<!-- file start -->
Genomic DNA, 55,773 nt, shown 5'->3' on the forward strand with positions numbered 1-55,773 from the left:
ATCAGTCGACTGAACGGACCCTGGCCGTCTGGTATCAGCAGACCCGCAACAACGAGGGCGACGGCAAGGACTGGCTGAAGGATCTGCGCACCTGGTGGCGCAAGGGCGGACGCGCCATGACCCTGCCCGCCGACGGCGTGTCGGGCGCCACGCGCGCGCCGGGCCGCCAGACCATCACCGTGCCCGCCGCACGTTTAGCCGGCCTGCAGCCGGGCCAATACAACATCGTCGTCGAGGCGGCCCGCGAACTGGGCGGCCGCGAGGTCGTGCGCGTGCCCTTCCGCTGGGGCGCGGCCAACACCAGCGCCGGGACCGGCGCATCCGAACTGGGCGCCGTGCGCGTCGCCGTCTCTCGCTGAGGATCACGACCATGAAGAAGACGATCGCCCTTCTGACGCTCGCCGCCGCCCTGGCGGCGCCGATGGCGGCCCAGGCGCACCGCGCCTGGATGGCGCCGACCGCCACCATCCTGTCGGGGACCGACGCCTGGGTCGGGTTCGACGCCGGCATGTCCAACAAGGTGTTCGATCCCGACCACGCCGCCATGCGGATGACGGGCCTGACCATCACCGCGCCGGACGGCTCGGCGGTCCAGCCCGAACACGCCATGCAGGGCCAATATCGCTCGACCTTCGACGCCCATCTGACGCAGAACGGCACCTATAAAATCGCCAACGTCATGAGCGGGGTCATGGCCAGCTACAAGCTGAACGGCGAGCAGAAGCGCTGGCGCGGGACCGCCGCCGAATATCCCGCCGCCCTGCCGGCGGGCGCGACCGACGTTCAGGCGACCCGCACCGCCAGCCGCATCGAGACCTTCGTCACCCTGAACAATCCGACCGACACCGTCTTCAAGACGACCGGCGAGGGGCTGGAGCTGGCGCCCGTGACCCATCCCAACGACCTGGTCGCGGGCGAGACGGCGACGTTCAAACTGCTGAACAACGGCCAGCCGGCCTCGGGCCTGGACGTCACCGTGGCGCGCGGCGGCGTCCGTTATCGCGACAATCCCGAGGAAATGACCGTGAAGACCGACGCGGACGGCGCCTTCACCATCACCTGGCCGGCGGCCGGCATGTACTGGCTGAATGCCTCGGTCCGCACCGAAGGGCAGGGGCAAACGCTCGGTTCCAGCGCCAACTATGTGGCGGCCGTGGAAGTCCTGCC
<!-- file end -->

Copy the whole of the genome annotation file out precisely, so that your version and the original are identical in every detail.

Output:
Genomic DNA, 55,773 nt, shown 5'->3' on the forward strand with positions numbered 1-55,773 from the left:
ATCAGTCGACTGAACGGACCCTGGCCGTCTGGTATCAGCAGACCCGCAACAACGAGGGCGACGGCAAGGACTGGCTGAAGGATCTGCGCACCTGGTGGCGCAAGGGCGGACGCGCCATGACCCTGCCCGCCGACGGCGTGTCGGGCGCCACGCGCGCGCCGGGCCGCCAGACCATCACCGTGCCCGCCGCACGTTTAGCCGGCCTGCAGCCGGGCCAATACAACATCGTCGTCGAGGCGGCCCGCGAACTGGGCGGCCGCGAGGTCGTGCGCGTGCCCTTCCGCTGGGGCGCGGCCAACACCAGCGCCGGGACCGGCGCATCCGAACTGGGCGCCGTGCGCGTCGCCGTCTCTCGCTGAGGATCACGACCATGAAGAAGACGATCGCCCTTCTGACGCTCGCCGCCGCCCTGGCGGCGCCGATGGCGGCCCAGGCGCACCGCGCCTGGATGGCGCCGACCGCCACCATCCTGTCGGGGACCGACGCCTGGGTCGGGTTCGACGCCGGCATGTCCAACAAGGTGTTCGATCCCGACCACGCCGCCATGCGGATGACGGGCCTGACCATCACCGCGCCGGACGGCTCGGCGGTCCAGCCCGAACACGCCATGCAGGGCCAATATCGCTCGACCTTCGACGCCCATCTGACGCAGAACGGCACCTATAAAATCGCCAACGTCATGAGCGGGGTCATGGCCAGCTACAAGCTGAACGGCGAGCAGAAGCGCTGGCGCGGGACCGCCGCCGAATATCCCGCCGCCCTGCCGGCGGGCGCGACCGACGTTCAGGCGACCCGCACCGCCAGCCGCATCGAGACCTTCGTCACCCTGAACAATCCGACCGACACCGTCTTCAAGACGACCGGCGAGGGGCTGGAGCTGGCGCCCGTGACCCATCCCAACGACCTGGTCGCGGGCGAGACGGCGACGTTCAAACTGCTGAACAACGGCCAGCCGGCCTCGGGCCTGGACGTCACCGTGGCGCGCGGCGGCGTCCGTTATCGCGACAATCCCGAGGAAATGACCGTGAAGACCGACGCGGACGGCGCCTTCACCATCACCTGGCCGGCGGCCGGCATGTACTGGCTGAATGCCTCGGTCCGCACCGAAGGGCAGGGGCAAACGCTCGGTTCCAGCGCCAACTATGTGGCGGCCGTGGAAGTCCTGCC